Is traditional and digital collaboration the future?

Rahul Sanklecha, Mar 4 2018, 22:25 IST
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Banks in India have formed the backbone of the economy for centuries now, and have emerged as one of the most large-spread institutions in the country, reaching millions of customers in their years of existence.

However, with the onset of digital, reach and influence of financial institutions is only bound to grow.

Digital India may still be at a nascent stage, but it would be difficult to deny that digitisation in finance is playing a bigger role in our lives every day. From the use of smartphones for communication to ecommerce to cashless transactions, digital is taking over many aspects of our lives. One such segment is credit lending, where digital lenders are scaling at a tremendous rate, where their demography and geography-agnostic approach allows them to reach more people than ever before.

In such a scenario, one may imagine that a traditional lender would be threatened by the danger of appearing obsolete. The reality is far from it. While traditional lenders are in a stage of playing catch-up, so as to not miss out on new revenue, these developments only open up fresh avenues for the traditional finance sector.

Over the years, very rigid regulations among traditional institutions have caused some level of exclusion among the under-banked and un-banked, which created a void in the market, that today, digital institutions have attempted to fill.

Digital platforms offering financial solutions have, in that sense, emerged as an extremely lucrative sector for customers and investors, offering digital loans, payment banks, and automated processes, all of which are leading India's shift into its digital, cashless era.

While FinTech may have initially been ignored as a passing fad, today, even banks are stopping to re-think their touch-points for customers.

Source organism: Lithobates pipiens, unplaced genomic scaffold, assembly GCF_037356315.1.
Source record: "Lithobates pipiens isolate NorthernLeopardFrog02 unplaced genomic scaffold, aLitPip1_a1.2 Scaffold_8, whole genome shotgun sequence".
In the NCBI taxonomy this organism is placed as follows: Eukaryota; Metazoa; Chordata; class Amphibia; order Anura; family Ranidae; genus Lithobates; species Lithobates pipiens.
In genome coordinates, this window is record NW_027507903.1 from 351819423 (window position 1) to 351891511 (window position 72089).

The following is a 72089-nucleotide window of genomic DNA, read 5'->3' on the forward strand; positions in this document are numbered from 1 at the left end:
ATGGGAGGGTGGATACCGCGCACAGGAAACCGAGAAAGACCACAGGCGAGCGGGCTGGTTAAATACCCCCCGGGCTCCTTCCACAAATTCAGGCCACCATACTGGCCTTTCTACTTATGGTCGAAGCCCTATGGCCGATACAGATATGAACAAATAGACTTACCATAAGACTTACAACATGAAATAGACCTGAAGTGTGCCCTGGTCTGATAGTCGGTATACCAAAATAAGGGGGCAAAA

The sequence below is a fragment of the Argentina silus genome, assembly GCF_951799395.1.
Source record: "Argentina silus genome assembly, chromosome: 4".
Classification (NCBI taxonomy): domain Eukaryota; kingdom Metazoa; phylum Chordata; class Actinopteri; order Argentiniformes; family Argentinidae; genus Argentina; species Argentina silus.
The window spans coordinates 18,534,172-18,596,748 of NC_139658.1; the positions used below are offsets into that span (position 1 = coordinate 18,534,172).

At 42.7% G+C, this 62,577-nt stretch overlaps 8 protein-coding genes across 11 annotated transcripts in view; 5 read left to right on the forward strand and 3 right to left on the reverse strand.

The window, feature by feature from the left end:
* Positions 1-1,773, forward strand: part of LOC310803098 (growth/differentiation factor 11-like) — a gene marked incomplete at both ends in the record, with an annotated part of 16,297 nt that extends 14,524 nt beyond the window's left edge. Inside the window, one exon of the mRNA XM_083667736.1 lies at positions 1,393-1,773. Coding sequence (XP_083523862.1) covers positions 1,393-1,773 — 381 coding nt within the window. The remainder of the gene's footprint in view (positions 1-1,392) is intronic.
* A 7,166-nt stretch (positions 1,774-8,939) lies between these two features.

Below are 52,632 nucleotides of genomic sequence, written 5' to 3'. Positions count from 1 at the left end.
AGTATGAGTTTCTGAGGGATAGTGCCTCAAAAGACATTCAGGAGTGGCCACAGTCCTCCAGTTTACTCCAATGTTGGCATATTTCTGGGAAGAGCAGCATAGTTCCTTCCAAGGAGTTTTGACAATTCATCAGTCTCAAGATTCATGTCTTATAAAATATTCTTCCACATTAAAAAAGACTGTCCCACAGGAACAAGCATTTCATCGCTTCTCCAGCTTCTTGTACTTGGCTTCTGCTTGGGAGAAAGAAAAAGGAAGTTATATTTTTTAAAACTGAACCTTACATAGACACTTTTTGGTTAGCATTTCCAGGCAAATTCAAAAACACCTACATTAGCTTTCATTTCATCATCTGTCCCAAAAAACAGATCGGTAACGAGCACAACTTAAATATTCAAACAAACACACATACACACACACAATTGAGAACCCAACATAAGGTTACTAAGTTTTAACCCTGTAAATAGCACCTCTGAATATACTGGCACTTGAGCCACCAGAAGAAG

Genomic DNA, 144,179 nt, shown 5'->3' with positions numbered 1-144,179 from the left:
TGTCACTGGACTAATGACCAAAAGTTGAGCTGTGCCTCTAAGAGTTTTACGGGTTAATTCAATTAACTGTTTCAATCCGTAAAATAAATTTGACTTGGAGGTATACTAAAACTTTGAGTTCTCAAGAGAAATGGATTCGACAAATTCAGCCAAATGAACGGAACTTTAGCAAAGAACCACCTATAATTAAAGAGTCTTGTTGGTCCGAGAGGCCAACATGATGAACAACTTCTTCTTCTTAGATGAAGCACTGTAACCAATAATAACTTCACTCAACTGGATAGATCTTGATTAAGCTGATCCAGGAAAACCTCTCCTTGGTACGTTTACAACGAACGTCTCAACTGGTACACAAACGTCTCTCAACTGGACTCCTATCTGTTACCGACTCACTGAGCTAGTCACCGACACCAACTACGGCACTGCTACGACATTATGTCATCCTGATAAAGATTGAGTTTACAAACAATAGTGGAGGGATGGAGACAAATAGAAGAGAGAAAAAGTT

In recent years, traditional financial institutions have invested heavily in digitisation to create their own digital platforms, while FinTech players have already managed to create a large base of loyal customers, among young adults and salaried professionals. What both these systems are working towards is easy, convenient processing, personalised customer experience, and inclusivity.

FinTech platforms are trying to innovate all aspects of financial services €" including financial product, how they reach out to customers for origination and ways to deliver these products. This shift, however, does not necessarily mean that traditional financial institutes are going against their business models to fit the current need. They have merely recognised the high stakes involved in reaching customers that may have been neglected in the past, through in-house digital development or harnessed through partnerships, which could lead to new and potentially lucrative distribution channels.

With the advantages that both systems have to offer, partnerships and collaborations are becoming increasingly common and yielding better results. While some FinTech companies see themselves as disruptors in the finance sector, others have identified the importance of working alongside traditional finance systems for their expertise, established name in the industry, etc.

Additionally, banks and traditional financial institutions possess greater resources and personal relationships with their customers for which they have gained a great deal of trust. Couple this with the tried and tested infrastructure with specific financial knowledge of regulations, risk management and compliance.